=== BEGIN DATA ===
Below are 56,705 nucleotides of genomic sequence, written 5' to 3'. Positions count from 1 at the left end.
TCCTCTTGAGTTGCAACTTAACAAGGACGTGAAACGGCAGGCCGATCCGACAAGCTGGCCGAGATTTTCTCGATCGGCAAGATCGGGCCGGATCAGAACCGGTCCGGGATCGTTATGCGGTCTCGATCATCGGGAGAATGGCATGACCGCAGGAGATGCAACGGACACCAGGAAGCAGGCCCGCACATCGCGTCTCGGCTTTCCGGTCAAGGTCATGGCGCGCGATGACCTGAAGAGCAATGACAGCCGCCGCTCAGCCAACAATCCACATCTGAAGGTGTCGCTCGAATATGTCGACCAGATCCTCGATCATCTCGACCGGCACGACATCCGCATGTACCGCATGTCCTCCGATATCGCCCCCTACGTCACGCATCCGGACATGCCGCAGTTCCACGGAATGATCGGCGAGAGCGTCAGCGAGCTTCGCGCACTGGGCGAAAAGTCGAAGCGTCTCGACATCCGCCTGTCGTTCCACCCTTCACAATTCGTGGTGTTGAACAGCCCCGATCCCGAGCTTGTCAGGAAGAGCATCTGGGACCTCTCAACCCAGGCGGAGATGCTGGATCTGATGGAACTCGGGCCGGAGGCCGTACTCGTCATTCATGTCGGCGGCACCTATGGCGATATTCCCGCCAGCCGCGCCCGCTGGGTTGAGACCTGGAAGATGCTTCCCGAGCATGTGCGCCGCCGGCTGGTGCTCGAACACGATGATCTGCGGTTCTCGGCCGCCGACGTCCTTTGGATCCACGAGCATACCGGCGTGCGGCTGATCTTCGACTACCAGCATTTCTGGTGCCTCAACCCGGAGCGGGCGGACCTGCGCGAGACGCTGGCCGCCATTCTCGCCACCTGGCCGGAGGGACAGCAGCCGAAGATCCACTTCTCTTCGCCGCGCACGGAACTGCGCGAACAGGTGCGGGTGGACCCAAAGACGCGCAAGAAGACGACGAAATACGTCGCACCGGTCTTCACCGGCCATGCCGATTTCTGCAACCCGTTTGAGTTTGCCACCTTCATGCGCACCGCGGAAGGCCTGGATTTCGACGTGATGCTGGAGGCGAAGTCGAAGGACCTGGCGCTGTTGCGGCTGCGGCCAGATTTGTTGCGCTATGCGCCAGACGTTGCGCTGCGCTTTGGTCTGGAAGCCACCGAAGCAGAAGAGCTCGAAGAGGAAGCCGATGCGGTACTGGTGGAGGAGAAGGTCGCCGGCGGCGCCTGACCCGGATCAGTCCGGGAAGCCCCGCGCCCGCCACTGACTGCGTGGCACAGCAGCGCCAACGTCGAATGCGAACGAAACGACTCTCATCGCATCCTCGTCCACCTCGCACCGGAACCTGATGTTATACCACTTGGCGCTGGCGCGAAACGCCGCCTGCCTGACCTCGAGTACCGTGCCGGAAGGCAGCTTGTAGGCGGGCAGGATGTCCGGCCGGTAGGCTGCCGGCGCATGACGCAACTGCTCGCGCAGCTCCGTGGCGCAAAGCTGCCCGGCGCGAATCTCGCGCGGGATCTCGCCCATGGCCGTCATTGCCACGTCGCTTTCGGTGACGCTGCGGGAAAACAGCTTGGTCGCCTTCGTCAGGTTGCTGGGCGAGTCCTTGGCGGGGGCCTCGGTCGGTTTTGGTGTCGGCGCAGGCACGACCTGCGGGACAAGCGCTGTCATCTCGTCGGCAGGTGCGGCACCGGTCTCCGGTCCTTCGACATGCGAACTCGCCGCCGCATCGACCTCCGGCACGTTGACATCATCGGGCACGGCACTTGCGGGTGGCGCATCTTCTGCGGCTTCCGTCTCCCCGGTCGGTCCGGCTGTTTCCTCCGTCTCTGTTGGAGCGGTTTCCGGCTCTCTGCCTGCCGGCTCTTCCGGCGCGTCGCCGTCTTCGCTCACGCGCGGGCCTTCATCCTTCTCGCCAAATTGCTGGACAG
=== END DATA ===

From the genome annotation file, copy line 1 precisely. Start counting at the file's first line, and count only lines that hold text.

Below are 56,705 nucleotides of genomic sequence, written 5' to 3'. Positions count from 1 at the left end.